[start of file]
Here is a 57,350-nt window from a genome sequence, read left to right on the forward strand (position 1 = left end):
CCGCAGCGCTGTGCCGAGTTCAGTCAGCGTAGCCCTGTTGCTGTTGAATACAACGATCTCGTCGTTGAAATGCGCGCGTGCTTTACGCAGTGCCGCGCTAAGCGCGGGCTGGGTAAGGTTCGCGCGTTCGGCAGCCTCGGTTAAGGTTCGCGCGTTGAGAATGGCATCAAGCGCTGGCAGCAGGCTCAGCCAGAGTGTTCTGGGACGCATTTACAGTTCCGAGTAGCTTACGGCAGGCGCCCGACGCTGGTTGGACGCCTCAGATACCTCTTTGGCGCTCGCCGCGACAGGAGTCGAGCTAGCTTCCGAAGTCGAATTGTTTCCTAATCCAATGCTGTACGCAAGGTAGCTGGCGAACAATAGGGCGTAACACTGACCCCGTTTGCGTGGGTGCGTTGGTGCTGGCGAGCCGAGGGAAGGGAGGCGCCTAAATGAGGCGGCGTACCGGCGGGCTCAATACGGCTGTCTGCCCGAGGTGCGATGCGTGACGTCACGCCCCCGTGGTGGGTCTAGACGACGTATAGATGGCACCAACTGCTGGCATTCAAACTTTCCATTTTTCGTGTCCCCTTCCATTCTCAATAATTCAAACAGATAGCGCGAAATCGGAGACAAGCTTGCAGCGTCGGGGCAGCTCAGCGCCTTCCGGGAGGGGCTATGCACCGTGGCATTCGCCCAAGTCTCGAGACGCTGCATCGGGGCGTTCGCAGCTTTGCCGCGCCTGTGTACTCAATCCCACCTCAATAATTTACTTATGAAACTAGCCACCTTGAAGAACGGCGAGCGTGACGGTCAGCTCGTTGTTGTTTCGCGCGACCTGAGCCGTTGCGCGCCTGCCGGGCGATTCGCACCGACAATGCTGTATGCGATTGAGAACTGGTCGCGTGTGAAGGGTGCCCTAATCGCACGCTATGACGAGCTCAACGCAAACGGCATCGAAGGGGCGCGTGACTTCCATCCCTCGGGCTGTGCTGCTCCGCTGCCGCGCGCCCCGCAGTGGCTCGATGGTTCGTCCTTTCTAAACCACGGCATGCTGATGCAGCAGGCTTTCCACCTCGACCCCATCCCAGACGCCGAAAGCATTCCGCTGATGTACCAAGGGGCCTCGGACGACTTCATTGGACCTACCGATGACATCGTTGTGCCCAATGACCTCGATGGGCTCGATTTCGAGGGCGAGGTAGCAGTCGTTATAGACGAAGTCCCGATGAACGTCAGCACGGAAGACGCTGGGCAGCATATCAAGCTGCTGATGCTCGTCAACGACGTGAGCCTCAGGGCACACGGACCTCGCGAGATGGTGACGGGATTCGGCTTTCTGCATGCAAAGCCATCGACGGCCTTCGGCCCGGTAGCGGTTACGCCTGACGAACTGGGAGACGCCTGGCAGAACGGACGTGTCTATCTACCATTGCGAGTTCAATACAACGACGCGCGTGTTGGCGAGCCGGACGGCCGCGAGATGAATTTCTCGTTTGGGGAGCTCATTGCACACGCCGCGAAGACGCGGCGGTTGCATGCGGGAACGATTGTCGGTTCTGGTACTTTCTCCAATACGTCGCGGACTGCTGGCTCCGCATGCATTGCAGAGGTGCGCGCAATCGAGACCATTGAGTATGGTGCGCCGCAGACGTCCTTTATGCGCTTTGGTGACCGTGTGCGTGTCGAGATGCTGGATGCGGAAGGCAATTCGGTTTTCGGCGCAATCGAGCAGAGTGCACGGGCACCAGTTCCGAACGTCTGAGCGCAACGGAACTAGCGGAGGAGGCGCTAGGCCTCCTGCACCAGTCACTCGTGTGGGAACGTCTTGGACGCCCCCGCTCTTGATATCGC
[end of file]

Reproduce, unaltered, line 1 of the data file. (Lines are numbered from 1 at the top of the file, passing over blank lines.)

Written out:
Here is a 57,350-nt window from a genome sequence, read left to right on the forward strand (position 1 = left end):